2. What are the Simplified Employee Pension (SEP) IRA contribution limits?

    Discover the 2014 employers' SEP IRA eligible contribution limits for employees and those who are self-employed. These limits ... Read Answer >>
  3. Why are IRA, Roth IRAs and 401(k) contributions limited?

    Find out why contributions to IRA, Roth IRA and 401(k) retirement savings plans are limited by the IRS, including what the ... Read Answer >>
  4. How can an entrepreneur save for retirement?

    Learn about the retirement savings plan options for entrepreneurs and small business owners, including administration and ... Read Answer >>
  5. Can an individual contribute to both a Roth IRA and a Traditional IRA in the same ...

    Yes, an individual can contribute to both a Roth IRA and a Traditional IRA in the same year. The total contribution into ... Read Answer >>
Related Articles
  1. Financial Advisor

    Keough vs. SEP: Small Business Retirement Plans

    Running your own company can lead to great personal satisfaction, but it can make planning for retirement a huge headache. Here are two plan options.
  2. Financial Advisor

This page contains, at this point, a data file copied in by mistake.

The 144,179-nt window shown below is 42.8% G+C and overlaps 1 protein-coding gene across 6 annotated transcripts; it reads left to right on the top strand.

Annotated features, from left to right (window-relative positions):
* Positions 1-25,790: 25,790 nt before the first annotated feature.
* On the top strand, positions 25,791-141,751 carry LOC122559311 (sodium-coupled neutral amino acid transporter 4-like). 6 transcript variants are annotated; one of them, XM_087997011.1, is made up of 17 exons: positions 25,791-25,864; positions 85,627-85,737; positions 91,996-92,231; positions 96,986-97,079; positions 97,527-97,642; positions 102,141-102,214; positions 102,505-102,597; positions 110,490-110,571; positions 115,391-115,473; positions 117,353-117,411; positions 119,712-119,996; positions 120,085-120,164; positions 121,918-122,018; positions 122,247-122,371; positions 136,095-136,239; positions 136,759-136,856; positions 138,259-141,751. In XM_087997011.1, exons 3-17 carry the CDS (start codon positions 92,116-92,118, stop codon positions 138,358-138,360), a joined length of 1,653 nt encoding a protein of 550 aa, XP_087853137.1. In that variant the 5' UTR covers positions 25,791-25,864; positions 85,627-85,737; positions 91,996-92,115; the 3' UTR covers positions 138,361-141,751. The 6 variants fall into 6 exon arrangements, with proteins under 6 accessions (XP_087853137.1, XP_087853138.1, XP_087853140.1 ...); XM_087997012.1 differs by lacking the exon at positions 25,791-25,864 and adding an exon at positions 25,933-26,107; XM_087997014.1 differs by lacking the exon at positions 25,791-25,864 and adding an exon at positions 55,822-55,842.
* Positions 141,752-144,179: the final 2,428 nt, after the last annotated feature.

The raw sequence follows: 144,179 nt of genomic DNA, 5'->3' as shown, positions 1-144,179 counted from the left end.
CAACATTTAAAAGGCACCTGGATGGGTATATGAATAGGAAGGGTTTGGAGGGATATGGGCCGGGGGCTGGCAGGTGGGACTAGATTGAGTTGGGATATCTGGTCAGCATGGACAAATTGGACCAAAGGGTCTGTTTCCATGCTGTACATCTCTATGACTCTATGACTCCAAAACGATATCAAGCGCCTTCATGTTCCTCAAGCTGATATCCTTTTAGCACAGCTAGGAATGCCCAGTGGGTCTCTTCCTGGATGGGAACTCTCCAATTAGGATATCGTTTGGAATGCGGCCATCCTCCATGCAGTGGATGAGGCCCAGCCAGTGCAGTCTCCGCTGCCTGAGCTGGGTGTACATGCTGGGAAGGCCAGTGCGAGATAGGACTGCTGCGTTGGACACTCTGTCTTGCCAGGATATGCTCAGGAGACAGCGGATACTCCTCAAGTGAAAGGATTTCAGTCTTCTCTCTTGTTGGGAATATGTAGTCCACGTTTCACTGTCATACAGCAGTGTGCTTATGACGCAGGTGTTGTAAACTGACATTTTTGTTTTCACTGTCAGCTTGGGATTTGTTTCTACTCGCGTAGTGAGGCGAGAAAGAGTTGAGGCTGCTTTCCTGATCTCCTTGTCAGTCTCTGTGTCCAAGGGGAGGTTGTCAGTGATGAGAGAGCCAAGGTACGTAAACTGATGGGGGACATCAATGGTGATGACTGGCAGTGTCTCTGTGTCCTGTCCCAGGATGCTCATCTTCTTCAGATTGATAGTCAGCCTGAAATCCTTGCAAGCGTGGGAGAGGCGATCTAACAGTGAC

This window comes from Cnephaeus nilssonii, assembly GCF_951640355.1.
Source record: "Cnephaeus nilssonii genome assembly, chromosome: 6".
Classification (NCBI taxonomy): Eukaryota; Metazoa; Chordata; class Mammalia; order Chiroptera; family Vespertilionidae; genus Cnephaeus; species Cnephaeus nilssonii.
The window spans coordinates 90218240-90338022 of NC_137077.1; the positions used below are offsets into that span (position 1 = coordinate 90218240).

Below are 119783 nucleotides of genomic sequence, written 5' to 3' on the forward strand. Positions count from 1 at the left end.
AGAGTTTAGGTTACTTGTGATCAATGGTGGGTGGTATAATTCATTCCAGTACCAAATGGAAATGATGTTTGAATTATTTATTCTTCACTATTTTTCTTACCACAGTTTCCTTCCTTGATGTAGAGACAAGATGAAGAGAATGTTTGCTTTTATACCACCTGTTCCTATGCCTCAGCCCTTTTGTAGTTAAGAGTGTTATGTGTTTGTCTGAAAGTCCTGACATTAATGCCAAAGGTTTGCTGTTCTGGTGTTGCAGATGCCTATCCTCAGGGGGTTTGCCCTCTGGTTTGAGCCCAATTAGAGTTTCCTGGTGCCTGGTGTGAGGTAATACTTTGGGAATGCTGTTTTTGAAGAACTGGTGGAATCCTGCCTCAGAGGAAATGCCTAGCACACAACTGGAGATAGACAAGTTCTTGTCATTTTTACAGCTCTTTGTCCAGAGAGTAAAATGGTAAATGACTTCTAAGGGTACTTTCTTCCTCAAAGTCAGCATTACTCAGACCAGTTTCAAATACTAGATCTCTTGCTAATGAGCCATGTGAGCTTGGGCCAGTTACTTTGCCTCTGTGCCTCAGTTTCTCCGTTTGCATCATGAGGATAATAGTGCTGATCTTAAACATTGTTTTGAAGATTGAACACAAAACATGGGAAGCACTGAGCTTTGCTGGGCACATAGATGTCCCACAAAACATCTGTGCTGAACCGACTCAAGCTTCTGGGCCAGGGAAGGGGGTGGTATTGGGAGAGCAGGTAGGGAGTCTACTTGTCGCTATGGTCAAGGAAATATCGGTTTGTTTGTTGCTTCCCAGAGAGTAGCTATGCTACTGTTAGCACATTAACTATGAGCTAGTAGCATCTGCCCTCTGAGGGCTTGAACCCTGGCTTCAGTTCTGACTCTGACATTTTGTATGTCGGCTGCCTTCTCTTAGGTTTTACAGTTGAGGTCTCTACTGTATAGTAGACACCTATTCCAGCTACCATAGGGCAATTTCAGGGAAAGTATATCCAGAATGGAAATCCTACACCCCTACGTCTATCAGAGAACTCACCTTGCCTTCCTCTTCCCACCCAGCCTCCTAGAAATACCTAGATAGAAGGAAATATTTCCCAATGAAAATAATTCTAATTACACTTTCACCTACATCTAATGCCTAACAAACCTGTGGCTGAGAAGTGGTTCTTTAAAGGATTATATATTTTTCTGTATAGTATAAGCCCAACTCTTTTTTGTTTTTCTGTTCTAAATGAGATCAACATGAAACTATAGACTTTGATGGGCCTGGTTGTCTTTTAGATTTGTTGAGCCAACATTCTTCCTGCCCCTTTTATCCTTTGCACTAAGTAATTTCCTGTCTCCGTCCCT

SEP vs. Keogh Plans: Which is Right for You?

    SEP and Keogh plans each have their pros and cons. Here's how to choose which one is right for you.
  3. Retirement

    An Introduction To The Keogh Retirement Plan

    Learn more about this popular defined-contribution retirement plan that many business owners, proprietors, and self-employed people can benefit from.
  4. Retirement

    Hey Self-Employed, Are You Making The Most Of Your Retirement Options?

    Even if you own your own business, it is still very important to save for retirement, and to understand your options for doing so.
  5. Retirement

    Self Employed? Avoid These 3 Retirement Mistakes

    Having a strategy for retirement is particularly important when you're self-employed, as there are certain pitfalls you must watch out for along the way.
  6. Retirement

    Saving For Retirement When You're Not Working

    Lack of full-time employment can make saving for retirement more difficult, but there are some vehicles that can help.
  7. Financial Advisor

    Retirement Planning for the Self-Employed